My exposure to Ford Tractors started in childhood during the late forties and early fifities. My family had a ranch in Exeter, California, a small rural town about an hour Southeast of Fresno. My family was in the grape growing business from 1946 until 1953. The grapes were for table consumption on the first picking and then those that were not considered “table grapes” were picked and sent to one of the local wineries. The Ford tractor was the main stay of that operation.
In 1953, our family ranch was sold and all of the farm equipment was sent to my Dad’s brother, who was farming in Nevada. I attended college in Southern California and then entered flight training with the US Navy. I spent five years flying A-4 Skyhawks for the Navy and then began a 36 year career as a commercial pilot.
As members of my parent’s generation passed away, the farm equipment was sold or otherwise disposed of and our venerable 1942 2N was not to be found. My cousins had long lost track of the tractor, so I had to find another one. Given the adage that “you can take the boy from the farm, but you can’t take the farm out of the boy,” I started a search for a Ford tractor to restore after I retired.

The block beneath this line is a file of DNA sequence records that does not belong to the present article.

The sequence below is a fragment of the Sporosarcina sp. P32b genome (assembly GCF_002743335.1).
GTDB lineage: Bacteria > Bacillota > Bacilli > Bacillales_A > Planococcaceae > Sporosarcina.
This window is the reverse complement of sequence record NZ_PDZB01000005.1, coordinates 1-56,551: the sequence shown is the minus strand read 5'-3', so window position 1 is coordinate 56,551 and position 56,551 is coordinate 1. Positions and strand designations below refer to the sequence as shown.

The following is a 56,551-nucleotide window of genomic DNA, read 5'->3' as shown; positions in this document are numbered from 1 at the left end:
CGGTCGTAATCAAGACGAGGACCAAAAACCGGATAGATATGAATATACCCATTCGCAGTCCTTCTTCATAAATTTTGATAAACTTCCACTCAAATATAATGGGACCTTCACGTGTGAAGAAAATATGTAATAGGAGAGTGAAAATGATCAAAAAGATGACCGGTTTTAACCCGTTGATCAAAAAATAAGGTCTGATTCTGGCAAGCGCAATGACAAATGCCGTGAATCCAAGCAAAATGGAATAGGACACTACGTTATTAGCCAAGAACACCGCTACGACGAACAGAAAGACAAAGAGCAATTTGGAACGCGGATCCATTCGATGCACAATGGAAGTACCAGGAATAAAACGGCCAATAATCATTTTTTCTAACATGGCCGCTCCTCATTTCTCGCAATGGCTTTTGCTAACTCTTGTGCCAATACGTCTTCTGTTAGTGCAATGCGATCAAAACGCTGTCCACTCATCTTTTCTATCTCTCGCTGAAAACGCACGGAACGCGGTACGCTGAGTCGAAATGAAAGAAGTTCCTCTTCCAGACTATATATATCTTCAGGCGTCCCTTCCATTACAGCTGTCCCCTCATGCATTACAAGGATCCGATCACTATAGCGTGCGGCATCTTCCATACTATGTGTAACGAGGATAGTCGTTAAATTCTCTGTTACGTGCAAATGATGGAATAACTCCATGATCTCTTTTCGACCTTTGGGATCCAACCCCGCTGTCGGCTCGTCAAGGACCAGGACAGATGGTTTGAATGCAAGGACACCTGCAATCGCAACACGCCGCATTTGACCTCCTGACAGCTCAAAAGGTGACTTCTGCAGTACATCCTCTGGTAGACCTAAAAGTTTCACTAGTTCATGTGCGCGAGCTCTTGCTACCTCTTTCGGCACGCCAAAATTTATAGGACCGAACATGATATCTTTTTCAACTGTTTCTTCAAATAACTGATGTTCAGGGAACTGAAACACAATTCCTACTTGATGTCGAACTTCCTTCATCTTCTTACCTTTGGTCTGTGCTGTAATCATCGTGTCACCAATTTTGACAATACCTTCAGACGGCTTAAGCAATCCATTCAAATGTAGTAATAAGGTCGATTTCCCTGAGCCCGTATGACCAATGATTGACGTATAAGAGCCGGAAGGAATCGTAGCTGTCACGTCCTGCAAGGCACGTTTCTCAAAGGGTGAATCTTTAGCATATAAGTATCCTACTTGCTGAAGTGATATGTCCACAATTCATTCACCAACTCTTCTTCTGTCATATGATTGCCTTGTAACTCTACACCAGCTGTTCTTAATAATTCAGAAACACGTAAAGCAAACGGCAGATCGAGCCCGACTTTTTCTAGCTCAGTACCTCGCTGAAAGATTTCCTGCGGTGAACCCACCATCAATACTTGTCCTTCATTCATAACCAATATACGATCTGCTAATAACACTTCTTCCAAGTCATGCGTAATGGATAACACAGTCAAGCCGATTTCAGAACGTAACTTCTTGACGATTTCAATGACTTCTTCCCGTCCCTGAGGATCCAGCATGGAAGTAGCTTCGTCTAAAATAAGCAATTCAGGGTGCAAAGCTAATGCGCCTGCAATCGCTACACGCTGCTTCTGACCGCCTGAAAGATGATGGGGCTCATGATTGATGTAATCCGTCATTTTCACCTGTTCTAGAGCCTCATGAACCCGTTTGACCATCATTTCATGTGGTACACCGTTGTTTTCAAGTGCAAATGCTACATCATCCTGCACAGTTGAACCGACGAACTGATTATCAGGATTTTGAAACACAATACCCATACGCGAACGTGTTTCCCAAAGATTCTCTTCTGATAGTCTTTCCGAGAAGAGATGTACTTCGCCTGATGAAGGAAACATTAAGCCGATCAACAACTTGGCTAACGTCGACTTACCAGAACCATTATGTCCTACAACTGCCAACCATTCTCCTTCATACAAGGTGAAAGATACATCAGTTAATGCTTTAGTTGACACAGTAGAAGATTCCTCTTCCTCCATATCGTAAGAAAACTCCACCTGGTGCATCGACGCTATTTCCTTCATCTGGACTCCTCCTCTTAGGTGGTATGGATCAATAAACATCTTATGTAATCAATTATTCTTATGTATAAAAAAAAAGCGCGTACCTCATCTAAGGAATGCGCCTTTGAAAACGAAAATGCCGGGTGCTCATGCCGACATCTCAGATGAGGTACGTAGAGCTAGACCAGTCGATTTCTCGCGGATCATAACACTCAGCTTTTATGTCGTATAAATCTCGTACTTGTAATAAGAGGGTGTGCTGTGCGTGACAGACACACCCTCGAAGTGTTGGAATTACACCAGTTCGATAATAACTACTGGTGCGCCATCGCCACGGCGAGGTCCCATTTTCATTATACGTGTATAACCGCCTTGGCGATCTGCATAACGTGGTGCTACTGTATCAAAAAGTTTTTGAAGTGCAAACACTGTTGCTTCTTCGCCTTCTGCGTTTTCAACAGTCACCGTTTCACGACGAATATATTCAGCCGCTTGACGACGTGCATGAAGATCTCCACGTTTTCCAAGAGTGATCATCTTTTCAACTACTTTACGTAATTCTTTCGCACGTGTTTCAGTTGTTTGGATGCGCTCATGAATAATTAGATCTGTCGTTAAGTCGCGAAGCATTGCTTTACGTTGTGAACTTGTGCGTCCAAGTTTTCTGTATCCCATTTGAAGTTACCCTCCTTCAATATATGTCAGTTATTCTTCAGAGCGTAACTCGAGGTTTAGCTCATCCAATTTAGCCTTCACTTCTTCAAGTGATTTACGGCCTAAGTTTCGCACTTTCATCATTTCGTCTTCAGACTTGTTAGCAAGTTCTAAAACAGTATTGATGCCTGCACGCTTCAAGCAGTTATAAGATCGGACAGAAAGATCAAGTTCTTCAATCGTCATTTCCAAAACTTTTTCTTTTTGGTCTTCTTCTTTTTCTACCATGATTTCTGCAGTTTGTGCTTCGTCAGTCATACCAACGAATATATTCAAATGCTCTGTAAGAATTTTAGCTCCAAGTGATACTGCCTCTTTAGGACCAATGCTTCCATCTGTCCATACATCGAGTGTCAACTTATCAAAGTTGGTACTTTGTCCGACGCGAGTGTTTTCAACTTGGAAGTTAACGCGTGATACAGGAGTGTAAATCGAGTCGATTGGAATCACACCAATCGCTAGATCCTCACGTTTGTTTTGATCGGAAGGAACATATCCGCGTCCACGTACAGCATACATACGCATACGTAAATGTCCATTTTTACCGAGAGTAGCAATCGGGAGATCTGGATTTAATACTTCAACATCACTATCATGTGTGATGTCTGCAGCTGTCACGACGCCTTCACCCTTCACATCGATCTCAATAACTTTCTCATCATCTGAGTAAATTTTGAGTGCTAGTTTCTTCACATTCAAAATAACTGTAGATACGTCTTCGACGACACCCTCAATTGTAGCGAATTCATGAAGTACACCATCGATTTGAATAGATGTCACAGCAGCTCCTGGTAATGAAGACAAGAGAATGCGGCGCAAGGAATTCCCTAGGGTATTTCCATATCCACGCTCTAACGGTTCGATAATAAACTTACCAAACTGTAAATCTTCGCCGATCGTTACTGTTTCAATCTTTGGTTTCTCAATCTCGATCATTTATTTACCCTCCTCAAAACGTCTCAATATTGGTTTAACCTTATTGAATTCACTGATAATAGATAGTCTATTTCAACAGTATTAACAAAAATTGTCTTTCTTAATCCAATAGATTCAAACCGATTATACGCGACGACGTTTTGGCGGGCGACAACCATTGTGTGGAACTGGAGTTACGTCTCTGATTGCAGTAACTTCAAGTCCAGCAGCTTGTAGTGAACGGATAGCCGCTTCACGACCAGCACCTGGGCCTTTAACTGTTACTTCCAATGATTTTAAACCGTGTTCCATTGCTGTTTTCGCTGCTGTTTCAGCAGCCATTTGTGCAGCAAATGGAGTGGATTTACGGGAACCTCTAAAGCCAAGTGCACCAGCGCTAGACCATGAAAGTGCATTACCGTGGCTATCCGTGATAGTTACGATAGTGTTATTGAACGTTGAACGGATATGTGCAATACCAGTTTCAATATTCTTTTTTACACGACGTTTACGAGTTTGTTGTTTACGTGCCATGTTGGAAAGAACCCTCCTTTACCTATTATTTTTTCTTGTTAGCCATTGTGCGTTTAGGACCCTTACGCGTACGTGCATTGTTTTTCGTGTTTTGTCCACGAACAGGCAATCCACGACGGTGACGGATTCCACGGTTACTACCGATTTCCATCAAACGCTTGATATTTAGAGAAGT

A 1952 8N came to my attention in Arkansas. After some discussion with the owner, arrangements were made to deliver it to our home in Virginia. In 2003, I retired from Delta Airlines and started the restoration process, which is now complete.
Fortunately, I was not presented with any major mechanical work – only painting and rebuilding of external engine parts such as the generator and the starter, as well as replacement of wiring and tires. The tractor had been subjected to years of field repairs, so a lot of the bolts had to be replaced. Thanks to several websites and the good folks at “Just 8Ns,” the tractor is nearly the way it came from the factory. My latest project was to install a tail light/work light assembly on the left rear fender.
The days of our tractor actually doing any farm work are long gone. Its primary use today is to tow our two boats around the property and back them into the garage for the winter storage. The front grill guard with associated hitch makes this job a snap. Of course, I always give the grandkids a ride around our property when they come for a visit. (This article originally appeared in Volume 28 Number 2, Spring 2013)